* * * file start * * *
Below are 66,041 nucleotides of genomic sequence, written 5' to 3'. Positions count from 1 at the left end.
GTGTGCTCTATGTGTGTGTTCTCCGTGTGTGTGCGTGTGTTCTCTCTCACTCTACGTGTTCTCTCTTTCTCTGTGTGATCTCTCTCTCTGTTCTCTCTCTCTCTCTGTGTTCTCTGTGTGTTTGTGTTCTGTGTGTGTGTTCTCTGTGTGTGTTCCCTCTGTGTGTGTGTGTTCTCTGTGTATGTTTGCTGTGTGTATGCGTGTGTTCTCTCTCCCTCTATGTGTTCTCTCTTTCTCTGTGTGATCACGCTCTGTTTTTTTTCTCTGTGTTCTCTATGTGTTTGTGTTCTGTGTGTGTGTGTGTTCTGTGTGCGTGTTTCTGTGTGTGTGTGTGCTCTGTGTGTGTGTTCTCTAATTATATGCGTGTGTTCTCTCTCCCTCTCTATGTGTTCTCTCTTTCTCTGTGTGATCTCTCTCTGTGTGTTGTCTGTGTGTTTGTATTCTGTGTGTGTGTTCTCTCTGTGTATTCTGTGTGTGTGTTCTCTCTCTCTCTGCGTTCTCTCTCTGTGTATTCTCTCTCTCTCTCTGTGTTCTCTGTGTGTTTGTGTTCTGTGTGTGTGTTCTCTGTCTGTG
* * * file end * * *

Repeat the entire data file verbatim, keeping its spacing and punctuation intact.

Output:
Below are 66,041 nucleotides of genomic sequence, written 5' to 3'. Positions count from 1 at the left end.
GTGTGCTCTATGTGTGTGTTCTCCGTGTGTGTGCGTGTGTTCTCTCTCACTCTACGTGTTCTCTCTTTCTCTGTGTGATCTCTCTCTCTGTTCTCTCTCTCTCTCTGTGTTCTCTGTGTGTTTGTGTTCTGTGTGTGTGTTCTCTGTGTGTGTTCCCTCTGTGTGTGTGTGTTCTCTGTGTATGTTTGCTGTGTGTATGCGTGTGTTCTCTCTCCCTCTATGTGTTCTCTCTTTCTCTGTGTGATCACGCTCTGTTTTTTTTCTCTGTGTTCTCTATGTGTTTGTGTTCTGTGTGTGTGTGTGTTCTGTGTGCGTGTTTCTGTGTGTGTGTGTGCTCTGTGTGTGTGTTCTCTAATTATATGCGTGTGTTCTCTCTCCCTCTCTATGTGTTCTCTCTTTCTCTGTGTGATCTCTCTCTGTGTGTTGTCTGTGTGTTTGTATTCTGTGTGTGTGTTCTCTCTGTGTATTCTGTGTGTGTGTTCTCTCTCTCTCTGCGTTCTCTCTCTGTGTATTCTCTCTCTCTCTCTGTGTTCTCTGTGTGTTTGTGTTCTGTGTGTGTGTTCTCTGTCTGTG